Trump believes the economy is doing “unbelievably well”
Today, President Donald Trump told reporters, “Our country’s doing unbelievably well economically.” This statement followed the release of March’s jobs report, which was stronger than expected on many counts.
President Trump, however, believes that the Fed “really slowed us down.”
He called upon the Fed for quantitative easing rather than tightening. The Fed has already changed its narrative from expecting two rate hikes in 2019 to expecting none. This significant U-turn from hawkish to dovish already has the markets concerned about the extent of the slowdown. The president’s asking for a rate cut in such a scenario could actually be counterproductive, as it would confuse the markets even further and could erode the central bank’s credibility.
“You really can’t have it both ways”
If the economy (SPY) is as strong as Trump says it is, would a rate cut (TLT) (AGG) really make sense? Rate cuts are usually used by central banks to spur the economy when slowdown concerns take hold. This opinion is shared by Robert Heller, the Fed’s former governor.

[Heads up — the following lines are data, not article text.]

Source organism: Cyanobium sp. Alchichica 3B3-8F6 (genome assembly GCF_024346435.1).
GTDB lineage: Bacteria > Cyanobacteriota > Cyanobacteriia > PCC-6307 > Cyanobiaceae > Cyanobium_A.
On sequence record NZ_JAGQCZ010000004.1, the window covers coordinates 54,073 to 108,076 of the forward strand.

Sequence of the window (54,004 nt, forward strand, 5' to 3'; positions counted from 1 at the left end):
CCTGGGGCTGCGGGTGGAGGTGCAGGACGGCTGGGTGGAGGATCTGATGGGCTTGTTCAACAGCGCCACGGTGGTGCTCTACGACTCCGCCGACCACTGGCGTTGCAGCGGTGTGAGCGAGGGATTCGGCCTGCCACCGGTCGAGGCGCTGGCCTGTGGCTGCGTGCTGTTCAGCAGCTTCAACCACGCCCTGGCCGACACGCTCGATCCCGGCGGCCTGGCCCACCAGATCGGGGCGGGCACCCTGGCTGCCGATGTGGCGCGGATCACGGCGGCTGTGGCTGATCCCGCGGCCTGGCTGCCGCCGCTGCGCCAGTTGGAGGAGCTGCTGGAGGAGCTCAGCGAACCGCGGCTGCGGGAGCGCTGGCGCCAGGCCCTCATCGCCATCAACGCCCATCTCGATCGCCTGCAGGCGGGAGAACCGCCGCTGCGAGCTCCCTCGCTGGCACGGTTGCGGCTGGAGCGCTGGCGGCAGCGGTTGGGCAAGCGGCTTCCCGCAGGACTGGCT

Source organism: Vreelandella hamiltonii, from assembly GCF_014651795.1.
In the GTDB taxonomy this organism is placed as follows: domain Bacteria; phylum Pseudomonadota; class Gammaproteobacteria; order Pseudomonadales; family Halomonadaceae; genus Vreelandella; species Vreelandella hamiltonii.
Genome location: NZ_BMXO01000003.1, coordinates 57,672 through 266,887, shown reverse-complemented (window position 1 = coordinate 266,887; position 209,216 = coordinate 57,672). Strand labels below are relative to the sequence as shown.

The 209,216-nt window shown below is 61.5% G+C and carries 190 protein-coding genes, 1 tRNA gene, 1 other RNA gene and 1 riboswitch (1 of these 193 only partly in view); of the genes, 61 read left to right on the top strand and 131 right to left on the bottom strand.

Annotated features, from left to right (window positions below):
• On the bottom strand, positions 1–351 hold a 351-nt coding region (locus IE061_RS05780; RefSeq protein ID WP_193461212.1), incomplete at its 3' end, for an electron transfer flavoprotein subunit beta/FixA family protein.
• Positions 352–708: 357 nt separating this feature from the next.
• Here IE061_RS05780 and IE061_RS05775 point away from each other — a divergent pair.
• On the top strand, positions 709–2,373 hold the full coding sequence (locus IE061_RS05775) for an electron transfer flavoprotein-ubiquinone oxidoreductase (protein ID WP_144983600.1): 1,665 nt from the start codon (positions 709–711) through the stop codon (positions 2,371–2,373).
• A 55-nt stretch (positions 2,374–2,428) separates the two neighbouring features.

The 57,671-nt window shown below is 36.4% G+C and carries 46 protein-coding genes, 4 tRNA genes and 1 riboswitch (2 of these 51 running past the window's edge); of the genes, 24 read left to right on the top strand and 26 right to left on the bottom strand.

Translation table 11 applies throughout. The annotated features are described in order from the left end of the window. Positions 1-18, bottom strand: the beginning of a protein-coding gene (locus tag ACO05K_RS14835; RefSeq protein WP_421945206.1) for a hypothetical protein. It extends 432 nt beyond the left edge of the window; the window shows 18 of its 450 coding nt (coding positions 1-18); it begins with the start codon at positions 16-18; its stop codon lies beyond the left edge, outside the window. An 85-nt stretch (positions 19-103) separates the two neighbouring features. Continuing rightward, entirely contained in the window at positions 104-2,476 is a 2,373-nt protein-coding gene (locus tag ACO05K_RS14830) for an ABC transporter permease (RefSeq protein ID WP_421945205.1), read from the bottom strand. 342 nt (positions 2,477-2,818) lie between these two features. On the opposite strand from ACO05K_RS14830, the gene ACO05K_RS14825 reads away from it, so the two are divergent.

As reported by CNBC, Heller said in March, “On the one hand, the administration says the economy will grow, perform really well…On the other hand, they want to have low interest rates. You really can’t have it both ways.”
The US economy (DIA) is doing relatively well as slowdown concerns have taken hold in Europe (HEDJ) (EZU) and China (MCHI). However, part of the slowdown concerns in the United States could be of the president’s own creation. One of the biggest market worries right now is the ongoing US-China trade war, which has led to a slowdown in the Chinese economy and is affecting the US companies operating there.
Increasingly, many companies, including FedEx (FDX), BMW (BAMXF), and UBS, have been warning investors about the slowing global economy and China in particular. US companies Apple (AAPL) and NVIDIA (NVDA) have warned that China’s slowdown is hurting their earnings. Advanced Micro Devices (AMD), Micron (MU), Amazon (AMZN), Netflix (NFLX), and Alphabet (GOOG) have also been affected by the world’s two largest economies’ trade tensions.